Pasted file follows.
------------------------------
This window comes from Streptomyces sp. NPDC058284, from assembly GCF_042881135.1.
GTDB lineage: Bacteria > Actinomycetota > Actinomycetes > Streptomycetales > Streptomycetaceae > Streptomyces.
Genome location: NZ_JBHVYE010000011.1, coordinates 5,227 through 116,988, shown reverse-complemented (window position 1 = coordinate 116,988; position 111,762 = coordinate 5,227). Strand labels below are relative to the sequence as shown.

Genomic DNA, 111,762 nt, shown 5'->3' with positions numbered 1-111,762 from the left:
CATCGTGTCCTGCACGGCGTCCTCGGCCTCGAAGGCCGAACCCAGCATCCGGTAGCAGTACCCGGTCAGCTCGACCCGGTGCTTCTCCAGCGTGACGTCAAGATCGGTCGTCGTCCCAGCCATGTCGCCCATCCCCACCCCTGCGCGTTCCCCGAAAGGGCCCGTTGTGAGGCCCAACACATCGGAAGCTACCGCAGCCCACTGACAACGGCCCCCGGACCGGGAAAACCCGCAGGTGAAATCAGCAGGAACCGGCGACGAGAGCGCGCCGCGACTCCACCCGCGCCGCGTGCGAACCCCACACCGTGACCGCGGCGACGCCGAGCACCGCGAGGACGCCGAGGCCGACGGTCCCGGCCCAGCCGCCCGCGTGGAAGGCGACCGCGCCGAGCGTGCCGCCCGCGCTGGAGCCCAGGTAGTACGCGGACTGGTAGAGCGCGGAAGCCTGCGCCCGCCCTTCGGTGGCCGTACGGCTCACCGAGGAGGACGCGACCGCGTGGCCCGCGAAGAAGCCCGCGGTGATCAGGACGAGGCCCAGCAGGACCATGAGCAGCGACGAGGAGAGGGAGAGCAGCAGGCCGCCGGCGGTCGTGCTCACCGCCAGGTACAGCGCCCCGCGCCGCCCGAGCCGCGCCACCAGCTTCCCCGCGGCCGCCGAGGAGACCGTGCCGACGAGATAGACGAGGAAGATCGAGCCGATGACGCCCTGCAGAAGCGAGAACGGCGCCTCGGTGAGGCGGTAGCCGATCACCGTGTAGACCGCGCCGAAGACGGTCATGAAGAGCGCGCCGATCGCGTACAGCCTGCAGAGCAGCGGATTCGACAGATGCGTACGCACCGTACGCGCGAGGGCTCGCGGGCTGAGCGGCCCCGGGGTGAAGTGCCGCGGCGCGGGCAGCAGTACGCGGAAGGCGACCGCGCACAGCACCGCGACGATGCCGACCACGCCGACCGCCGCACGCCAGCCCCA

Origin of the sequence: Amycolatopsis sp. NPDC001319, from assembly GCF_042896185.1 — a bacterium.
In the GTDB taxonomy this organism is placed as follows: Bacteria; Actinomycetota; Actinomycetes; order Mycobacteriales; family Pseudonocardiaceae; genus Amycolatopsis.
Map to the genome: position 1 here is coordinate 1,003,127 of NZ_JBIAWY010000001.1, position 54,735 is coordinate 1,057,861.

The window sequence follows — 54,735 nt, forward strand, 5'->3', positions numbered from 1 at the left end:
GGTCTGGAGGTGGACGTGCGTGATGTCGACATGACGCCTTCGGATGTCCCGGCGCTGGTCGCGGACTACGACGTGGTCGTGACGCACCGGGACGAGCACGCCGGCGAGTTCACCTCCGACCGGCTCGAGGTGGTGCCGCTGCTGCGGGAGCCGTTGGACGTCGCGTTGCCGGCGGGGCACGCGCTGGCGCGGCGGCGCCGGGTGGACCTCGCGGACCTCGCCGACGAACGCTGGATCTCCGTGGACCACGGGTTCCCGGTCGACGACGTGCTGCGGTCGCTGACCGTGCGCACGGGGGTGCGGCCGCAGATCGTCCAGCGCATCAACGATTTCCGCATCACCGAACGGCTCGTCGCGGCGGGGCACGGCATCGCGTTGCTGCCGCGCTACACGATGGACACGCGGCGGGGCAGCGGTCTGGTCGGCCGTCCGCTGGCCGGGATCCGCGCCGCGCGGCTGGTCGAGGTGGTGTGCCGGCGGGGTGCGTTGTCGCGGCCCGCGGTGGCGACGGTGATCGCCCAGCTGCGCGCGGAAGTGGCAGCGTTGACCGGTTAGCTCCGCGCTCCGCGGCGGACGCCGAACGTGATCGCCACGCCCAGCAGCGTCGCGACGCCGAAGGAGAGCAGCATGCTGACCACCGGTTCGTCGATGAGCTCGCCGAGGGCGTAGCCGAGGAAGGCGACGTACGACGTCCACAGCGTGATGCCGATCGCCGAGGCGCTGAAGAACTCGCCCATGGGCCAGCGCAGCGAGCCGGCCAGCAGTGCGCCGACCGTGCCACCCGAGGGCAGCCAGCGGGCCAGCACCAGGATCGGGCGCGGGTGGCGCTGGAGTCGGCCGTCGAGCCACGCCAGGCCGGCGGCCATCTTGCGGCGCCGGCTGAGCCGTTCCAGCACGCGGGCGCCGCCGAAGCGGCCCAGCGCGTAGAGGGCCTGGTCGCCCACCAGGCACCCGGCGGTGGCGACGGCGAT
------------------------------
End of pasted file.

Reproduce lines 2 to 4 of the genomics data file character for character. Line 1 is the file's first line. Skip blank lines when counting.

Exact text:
GTDB lineage: Bacteria > Actinomycetota > Actinomycetes > Streptomycetales > Streptomycetaceae > Streptomyces.
Genome location: NZ_JBHVYE010000011.1, coordinates 5,227 through 116,988, shown reverse-complemented (window position 1 = coordinate 116,988; position 111,762 = coordinate 5,227). Strand labels below are relative to the sequence as shown.

Genomic DNA, 111,762 nt, shown 5'->3' with positions numbered 1-111,762 from the left: